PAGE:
The Bible can be read, and indeed should be read, for both information and formation. How, then, do we read the scripture in a formative way? What can we do to “let the word of Christ dwell in [us] richly” (Col 3:16)?


For centuries the discipline of lectio divina (literally, divine or spiritual reading) has been used for this very purpose. Lectio (pronounced either lek-teeo or lex-eeo) has four parts to it. These segments are intended as a guide and should not be viewed or approached as a rigid sequence that must be followed. Here is a quick summary that works well within the gospels.


In a nutshell, lectio begins in scripture and ends in prayer. It starts with READING the scripture slowly and thoughtfully, one bit at a time all the while asking, “Lord, what do you want to say to me right now?”


After reading comes the chance to REFLECT or meditate on what we have read. Like a cow chewing its cud, read the text slowly, multiple times, stopping to ponder words or phrases that catch your attention. As you read, make the effort to enter the scene.


Unlike the analytical approach of Bible study, this is a reflection where we use our God-given imagination to enter into the text. Try to feel the heat of the day or the cool of the night. Imagine the sound of the crowd’s footfall along that dusty path. Is there one character in the story that you seem to identify with the most? Why do you suppose that is? Do what you can to actually enter the scene. Here we seek to join the Word with our heart by asking, “Lord, what are you saying to me right now?”


At some point, we will be moved to RESPOND in prayer to the stirring in our heart. Tell the Lord what you are feeling and ask Him to provide what you need at that moment and for that day. The final step is one of REST and RECEIVE. Here we move into a stillness before God. No more requests. No more crying out. Just rest in God’s presence. The guiding question here is, “How is God revealing Himself to me right now?”


Like reading a letter from a distant loved one, let the words from scripture travel through your mind and enter your heart. Then, after mulling the content and meaning as best you can, respond by writing a letter in reply through prayer or journaling. Finally, take the time rest in what you have received.


The gospels are loaded with excellent material that can help us learn to read for formation. Go ahead, pick one and take twenty minutes to practice the four steps of lectio I mentioned above. For God’s Word to dwell richly requires that we give it access into the deep places of our hearts. Such access is not gained by a quick reading in the morning. It takes time and it takes an intentional choice to sit under God’s word, allowing it to enter our lives, so that through it God might mold and shape our hearts.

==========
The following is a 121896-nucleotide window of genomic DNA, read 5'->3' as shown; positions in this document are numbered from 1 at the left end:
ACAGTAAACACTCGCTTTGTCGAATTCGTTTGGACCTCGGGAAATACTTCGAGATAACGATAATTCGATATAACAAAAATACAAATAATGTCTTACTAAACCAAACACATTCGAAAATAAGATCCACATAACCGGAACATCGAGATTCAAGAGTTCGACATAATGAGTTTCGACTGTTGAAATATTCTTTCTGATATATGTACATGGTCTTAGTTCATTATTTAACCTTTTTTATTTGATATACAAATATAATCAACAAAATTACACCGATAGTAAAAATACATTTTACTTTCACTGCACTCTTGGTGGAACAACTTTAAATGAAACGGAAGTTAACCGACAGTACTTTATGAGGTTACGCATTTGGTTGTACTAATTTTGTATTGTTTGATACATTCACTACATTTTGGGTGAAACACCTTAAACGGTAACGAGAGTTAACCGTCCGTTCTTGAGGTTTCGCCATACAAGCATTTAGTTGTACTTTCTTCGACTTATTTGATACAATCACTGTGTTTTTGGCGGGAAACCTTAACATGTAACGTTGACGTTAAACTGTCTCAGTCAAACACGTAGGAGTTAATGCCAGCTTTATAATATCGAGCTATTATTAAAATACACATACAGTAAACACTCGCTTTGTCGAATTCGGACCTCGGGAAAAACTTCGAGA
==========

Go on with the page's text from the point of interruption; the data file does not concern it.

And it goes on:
May the certainty of God’s living and active word touch and shape your life even in the midst of this season of uncertainty.

Rob Eyman


P.S. Why do I think Jesus practiced this kind of reading? The full answer needs to be the topic of another article. But for now, let me say that Jesus must have practiced the kind of mediation commanded in Joshua 1:8 and mentioned many places in the Psalms (Psalm 1:2 as an obvious example). The fruit of this kind of mediation is seen as well.


For instance, I think it was this kind of reading that gave Jesus His answer to the Sadducees in Matthew 22:23-32. The Sadducees knew the information. God said “I am the God of Abraham, the God of Isaac, and the God of Jacob.” While the information informed their minds they had not yet allowed it to form their lives and how they applied what they knew and believed. When Jesus read this text I think He had taken the time to ask, “What do you want to tell me in this Father?” He saw that this quote is in the present tense even though God spoke it to Moses after these three had been buried! Abraham, Isaac and Jacob are still alive! So He said to the Sadducees, “You are in error because you do not know the Scriptures or the power of God.” Ponder that little phrase with me for a bit. Wow!


In what other places does Jesus show a depth of insight to God’s Word? How do you think He “grew” to gain that?